Greece: Cultural Information

Category: Greece - 2nd LYCEUM OF KOS Created: 11 January 2014
Last Updated: Monday, 13 January 2014 19:42 Published: 11 January 2014
Written by Hlapanis Giorgos Hits: 2804

Politics

Five thousand years of history have molded many political systems/types of governing (monarchy, city-state, dictatorship, etc.). In Classical Greece as early as 594 BC, there was already a sense of democracy (in Athens) and this paved way for the democracy that is being practiced today.

Philosophy, Science and Mathematics

Greeks developed philosophy during the Classical period as a way of understanding the world around them, without resorting to religion, myth, or magic by making make inferences from observations. Early Greek philosophers were also scientists who observed and studied the known world, the earth, seas, and mountains here below, and the solar system, planetary motion, and astral phenomena, above. The three most distinguished philosophers of ancient Greece were Socrates, Plato, and Aristotle. Aristotle was a Greek philosopher and also a scientist (born 384 BC). His writings cover many subjects, including physics, metaphysics, poetry, theater, music, logic, rhetoric, linguistics, politics, government, ethics, biology, and zoology. Aristotle's writings were the first to create a comprehensive system of Western philosophy, encompassing ethics, aesthetics, logic, science, politics, and metaphysics. All aspects of Aristotle's philosophy continue to be the object of active academic study today.

 

Some others notable Greeks who contributed to Science and/or Mathematics are: Pythagoras of Samos (6th century) made influential contributions to philosophy and religious teaching in the late 6th century BC. He is often revered as a great mathematician, mystic and scientist, but he is best known for the Pythagorean theorem which bears his name. Democritus (460-370 B.C.) formulated an atomic theory for the universe. He realized the Milky Way was composed of millions of stars. He was the author of one of the earliest parapegmata tables of astronomical calculations. Euclid of Alexandria (c. 325-265 B.C.), often referred to as the "Father of Geometry". His Elements is one of the most influential works in the history of mathematics, serving as the main textbook for teaching mathematics (Euclidean geometry) from the time of its publication until the late 19th or early 20th century. Archimedes of Syracuse (c.287-c.212 B.C.) was a mathematician, physicist, engineer, inventor, and astronomer. Among his advances in physics are the foundations of hydrostatics, statics and an explanation of the principle of the lever. He is credited with designing innovative machines, including siege engines and the screw pump that bears his name. He used the method of exhaustion to calculate the area under the arc of a parabola with the summation of an infinite series, and gave a remarkably accurate approximation of pi. He used infinitesimals in a way that is similar to modern integral calculus. Eratosthenes (c.276-194 B.C.) was a mathematician, geographer, poet, astronomer, and music theorist. He was a man of learning, becoming the chief librarian at the Library of Alexandria. He invented the discipline of geography, including the terminology used today. He is best known for being the first person to calculate the circumference of the earth. His calculation was remarkably accurate. He was also the first to calculate the tilt of the Earth’s axis (again with remarkable accuracy). He also created the first map of the world incorporating parallels and meridians, described countries of Europe, Asia, and Libya. Hippocrates of Kos (c. 460-377 B.C.) is considered one of the most outstanding figures in the history of medicine. He is referred to as the father of western medicine in recognition of his lasting contributions to the field as the founder of the Hippocratic School of Medicine in Kos island. Previously, illness had been thought to be a punishment from the gods. Medical practitioners were priests of the god Asclepius. Hippocrates studied the human body and discovered there were scientific reasons for ailments. He made diagnoses and prescribed simple treatments like diet, hygiene, and sleep. The Hippocratic Oath requires a new physician to swear that he will uphold a number of professional ethical standards.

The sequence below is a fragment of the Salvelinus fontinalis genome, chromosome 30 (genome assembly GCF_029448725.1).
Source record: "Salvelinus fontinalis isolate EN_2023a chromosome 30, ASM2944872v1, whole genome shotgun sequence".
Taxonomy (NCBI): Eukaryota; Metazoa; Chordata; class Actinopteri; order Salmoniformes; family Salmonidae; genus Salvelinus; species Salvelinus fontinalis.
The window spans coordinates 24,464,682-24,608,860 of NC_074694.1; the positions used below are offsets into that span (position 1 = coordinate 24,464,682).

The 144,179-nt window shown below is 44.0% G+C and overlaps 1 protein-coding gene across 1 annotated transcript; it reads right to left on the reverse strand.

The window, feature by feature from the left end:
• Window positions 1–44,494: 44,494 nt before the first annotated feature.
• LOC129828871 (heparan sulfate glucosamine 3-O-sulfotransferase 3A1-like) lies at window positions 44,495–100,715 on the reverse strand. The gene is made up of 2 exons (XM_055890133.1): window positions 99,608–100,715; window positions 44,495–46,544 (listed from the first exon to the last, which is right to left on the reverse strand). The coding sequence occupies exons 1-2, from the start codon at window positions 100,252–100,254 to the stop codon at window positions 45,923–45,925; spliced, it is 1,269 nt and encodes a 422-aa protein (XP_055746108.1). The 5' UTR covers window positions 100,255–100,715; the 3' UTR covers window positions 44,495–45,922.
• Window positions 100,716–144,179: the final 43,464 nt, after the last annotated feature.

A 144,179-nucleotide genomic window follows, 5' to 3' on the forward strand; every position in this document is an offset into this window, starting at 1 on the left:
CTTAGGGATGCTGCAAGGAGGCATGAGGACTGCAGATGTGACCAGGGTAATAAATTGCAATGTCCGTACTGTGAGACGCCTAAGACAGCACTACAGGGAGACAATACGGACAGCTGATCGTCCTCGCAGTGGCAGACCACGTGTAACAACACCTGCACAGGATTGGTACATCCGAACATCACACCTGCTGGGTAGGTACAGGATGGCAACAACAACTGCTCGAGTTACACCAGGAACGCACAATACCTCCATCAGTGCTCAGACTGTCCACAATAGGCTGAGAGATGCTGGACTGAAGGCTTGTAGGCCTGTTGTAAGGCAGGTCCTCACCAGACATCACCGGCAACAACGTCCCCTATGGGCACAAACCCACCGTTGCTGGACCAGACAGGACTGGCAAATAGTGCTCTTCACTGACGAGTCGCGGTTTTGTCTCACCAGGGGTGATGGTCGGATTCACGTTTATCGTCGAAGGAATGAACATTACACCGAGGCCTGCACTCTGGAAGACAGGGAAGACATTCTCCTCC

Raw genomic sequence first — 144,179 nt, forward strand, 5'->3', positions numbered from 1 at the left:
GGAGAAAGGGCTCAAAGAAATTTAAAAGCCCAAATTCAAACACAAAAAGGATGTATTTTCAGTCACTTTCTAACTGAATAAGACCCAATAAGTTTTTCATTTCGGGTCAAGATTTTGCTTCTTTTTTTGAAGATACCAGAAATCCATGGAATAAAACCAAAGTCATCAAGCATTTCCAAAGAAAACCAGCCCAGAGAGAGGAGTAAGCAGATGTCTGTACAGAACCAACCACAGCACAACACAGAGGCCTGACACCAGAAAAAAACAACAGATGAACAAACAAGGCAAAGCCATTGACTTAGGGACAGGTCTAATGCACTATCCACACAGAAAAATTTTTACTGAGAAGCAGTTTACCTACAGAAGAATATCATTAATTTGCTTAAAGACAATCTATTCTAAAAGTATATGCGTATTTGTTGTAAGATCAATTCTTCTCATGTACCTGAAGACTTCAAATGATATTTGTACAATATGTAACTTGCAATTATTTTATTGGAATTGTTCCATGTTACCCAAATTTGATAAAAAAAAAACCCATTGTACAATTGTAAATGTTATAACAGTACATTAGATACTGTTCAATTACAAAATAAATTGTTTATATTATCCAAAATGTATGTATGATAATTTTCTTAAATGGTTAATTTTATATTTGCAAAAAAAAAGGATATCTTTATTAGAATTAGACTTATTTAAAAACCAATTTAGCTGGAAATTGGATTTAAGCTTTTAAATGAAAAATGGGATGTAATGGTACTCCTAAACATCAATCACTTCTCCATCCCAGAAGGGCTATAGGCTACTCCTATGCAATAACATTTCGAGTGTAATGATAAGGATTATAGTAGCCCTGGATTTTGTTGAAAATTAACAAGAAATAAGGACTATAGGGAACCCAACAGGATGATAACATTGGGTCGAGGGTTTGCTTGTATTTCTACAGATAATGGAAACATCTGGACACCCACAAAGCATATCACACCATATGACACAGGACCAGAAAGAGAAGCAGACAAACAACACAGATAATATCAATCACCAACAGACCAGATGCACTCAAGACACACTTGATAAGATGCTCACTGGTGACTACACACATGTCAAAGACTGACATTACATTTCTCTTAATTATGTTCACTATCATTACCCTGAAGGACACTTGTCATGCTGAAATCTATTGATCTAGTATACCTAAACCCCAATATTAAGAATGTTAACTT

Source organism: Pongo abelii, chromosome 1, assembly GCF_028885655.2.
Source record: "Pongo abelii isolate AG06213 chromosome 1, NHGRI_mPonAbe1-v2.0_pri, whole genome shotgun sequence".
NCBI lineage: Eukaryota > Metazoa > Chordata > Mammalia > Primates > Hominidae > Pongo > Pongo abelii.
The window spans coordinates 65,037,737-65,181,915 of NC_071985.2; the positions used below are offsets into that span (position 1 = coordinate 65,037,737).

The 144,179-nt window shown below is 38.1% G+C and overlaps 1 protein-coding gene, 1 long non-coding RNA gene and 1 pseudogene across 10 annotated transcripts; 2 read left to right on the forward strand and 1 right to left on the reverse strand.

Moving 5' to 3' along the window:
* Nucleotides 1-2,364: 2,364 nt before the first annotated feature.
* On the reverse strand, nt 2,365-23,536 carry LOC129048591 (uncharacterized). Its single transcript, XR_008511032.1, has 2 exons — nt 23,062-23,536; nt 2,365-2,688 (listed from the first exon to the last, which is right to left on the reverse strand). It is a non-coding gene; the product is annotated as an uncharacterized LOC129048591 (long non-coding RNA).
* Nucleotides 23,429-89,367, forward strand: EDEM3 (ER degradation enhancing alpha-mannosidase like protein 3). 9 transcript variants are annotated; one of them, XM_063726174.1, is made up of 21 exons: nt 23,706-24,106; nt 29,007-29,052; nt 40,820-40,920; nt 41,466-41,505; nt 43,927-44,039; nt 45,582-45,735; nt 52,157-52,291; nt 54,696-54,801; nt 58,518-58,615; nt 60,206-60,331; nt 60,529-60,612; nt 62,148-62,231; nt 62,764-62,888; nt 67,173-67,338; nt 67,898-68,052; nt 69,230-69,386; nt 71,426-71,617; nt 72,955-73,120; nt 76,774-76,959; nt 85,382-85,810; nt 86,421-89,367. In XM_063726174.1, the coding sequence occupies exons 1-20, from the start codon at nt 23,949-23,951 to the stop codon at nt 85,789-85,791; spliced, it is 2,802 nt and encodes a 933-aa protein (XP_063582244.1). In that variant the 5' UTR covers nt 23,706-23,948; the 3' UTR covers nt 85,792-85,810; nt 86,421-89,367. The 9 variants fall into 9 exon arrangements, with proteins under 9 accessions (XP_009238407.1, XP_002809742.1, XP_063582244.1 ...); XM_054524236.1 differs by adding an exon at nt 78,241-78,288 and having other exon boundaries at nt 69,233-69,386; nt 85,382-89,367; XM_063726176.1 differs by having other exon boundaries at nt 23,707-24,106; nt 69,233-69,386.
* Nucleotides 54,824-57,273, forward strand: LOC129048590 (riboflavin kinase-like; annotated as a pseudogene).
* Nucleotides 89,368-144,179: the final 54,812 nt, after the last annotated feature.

Geography

Greece is located at the southeastern part of Europe. The capital of Greece and the largest city is Athens, one of the world's oldest cities, with a recorded history spanning around 3,400 years. Greece features a vast number of islands, between 1,200 and 6,000, depending on the definition. Due to its highly indented coastline and numerous islands, it has the 11th longest coastline in the world with 13,676 km coastline.

History